In some ways, this is a fair criticism. Research suggests that it is important to limit screen time for children. For example, the Canadian Pediatrics Society recommends no television or computers for children under age two, and a limit of two hours per day for older children. It is essential that a technology policy and technology-supported curriculum include age-appropriate activities. And it’s also essential to understand when technology is not an effective learning tool, and when it is valuable to develop attitudes, skills and knowledge without technology.
However, it is clear that technology will play a greater role in learning, which poses another fundamental challenge for policy makers and educators. Students need access to the digital tools and resources that are part of living and working in the 21st century. One teacher expressed it most succinctly by saying, “It’s not about the technology until you don’t have any. You don’t learn to cook by reading cookbooks and watching cooking shows on TV. You need to get into a kitchen and start using the stove.” The principle of equity that underpins Alberta’s education system must also apply to technology.
We must move beyond accepting the notion that technology is a priority that competes with others, and that garners attention in some schools but not others. Technology is no longer a priority—it is a fundamental component of today’s learning environments to which every child deserves equitable access.
To that end, we are challenged to provide access to a comprehensive infrastructure and platform of tools that support learning where and when students need it. We are working with stakeholders to design a technology platform for learning that will support personalized, student-centred learning in a range of learning environments. This platform for learning is a strategic initiative that will focus on network infrastructure and connectivity, learning devices, applications and/or software and digital content. This is challenging work, as it is difficult to prepare for the future when technologies are evolving.
With technology becoming more portable, another facet of the equity challenge is addressing the spectrum of students’ access to technology, from those who bring the latest personal gadgets to school to those who have no access outside of school at all.
With increasing requests from students and parents that students be able to bring their own technology into schools, Alberta Education is beginning work this fall with a group of authorities in a community of practice to explore the challenges and opportunities involved in that innovation. The community of practice will test a variety of models on a small scale and share their findings with others regarding technical, pedagogical and organizational challenges.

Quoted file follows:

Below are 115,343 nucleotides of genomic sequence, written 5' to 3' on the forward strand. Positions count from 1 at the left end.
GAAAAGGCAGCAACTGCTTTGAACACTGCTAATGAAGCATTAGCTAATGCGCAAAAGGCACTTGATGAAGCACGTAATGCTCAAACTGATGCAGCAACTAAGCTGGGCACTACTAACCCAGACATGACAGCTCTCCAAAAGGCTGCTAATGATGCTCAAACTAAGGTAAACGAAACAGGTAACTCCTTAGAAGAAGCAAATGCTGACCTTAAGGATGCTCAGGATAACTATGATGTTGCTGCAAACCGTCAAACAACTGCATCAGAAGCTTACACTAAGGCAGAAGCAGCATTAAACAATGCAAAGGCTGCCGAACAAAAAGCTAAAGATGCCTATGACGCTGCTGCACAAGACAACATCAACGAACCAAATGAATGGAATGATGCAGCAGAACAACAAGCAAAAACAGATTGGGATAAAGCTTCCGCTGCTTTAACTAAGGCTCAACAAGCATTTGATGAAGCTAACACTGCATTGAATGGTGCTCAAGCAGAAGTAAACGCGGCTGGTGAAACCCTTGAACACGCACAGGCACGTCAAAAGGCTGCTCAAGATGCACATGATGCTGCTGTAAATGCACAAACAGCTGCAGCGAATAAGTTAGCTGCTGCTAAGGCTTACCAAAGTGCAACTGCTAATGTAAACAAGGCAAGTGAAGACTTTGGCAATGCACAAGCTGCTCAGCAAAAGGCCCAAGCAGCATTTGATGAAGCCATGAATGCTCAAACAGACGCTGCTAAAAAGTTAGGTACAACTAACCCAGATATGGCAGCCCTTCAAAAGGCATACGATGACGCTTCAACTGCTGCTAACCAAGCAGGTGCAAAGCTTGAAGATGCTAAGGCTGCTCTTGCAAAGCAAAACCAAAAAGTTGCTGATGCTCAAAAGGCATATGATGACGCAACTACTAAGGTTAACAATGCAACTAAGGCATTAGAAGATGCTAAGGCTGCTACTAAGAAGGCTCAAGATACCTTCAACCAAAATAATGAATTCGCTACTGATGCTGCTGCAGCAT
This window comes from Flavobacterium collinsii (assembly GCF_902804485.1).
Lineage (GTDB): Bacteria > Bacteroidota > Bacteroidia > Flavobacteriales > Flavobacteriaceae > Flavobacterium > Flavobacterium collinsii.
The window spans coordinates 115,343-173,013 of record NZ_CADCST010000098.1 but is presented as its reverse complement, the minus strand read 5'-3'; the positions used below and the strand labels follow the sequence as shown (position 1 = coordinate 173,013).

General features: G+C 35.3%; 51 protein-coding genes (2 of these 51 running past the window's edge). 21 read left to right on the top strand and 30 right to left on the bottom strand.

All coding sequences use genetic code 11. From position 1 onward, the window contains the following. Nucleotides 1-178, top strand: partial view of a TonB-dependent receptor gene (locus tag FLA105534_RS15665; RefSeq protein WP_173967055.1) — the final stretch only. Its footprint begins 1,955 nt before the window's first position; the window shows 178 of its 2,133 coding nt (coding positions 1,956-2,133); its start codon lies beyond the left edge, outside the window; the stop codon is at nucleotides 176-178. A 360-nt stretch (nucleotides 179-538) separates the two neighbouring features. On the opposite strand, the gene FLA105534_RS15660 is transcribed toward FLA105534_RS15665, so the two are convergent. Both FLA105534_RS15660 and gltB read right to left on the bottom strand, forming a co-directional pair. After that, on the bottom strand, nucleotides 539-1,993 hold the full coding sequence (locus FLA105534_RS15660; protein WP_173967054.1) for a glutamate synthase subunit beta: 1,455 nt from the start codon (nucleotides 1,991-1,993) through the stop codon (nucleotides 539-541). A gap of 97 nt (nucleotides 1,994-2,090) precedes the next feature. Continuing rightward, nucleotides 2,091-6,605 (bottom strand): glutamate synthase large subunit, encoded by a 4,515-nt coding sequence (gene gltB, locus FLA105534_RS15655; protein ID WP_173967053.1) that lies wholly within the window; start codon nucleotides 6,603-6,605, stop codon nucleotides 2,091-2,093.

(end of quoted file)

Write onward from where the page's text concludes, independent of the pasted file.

While technology makes things possible, it is people who make things happen. Recognizing this, Alberta Education is working with stakeholders in many areas to increase the capacity of our workforce to apply technology to learning and teaching, recognizing the importance of the social component of learning and that the development and sharing of knowledge by students is central to their educational experience.
We are working with school authorities on a School Technology Services Framework to build models of best practices for managing technologies across the system, information security and IT governance. These models will help teachers, administrators and IT staff to understand each other’s needs and abilities, and to deal with complex issues of demand for technology exceeding capacity to support it, how to manage risks of information security, and how decisions are made with respect to technology investments, uses, policies and accountability.
We are looking at ways to use technology to facilitate next-generation professional development (PD). We believe that technology can support PD that is sustained, meaningful and integrated into daily classroom practice by enabling teachers to access up-to-date information and resources, and connect with other teachers and subject matter experts to share ideas and work together.
Technology increasingly will pose challenging questions for the teaching profession. While it will automate routine processes so that teachers can focus more of their efforts on higher level activities with students, educators will need to consider when they must be involved. For example, it’s likely that natural language processing software will soon be able to assess many aspects of students’ essays. The extent to which educators should embrace these technologies is an open question that bears examination.
We know there are significant challenges to overcome, but we are working together with educators to increase our ability—both human and technical—to take advantage of the possibilities that technology offers. Indeed, you can participate in creating the future of education in Alberta by visiting www.education.alberta.ca/engage/.
Alberta is considered an innovative leader in the use of technology for learning, and we are excited—not daunted—about continuing in that role. We are dissatisfied with technology on the margins of learning, and together we’re creating a future of learning that is fully supported by technology.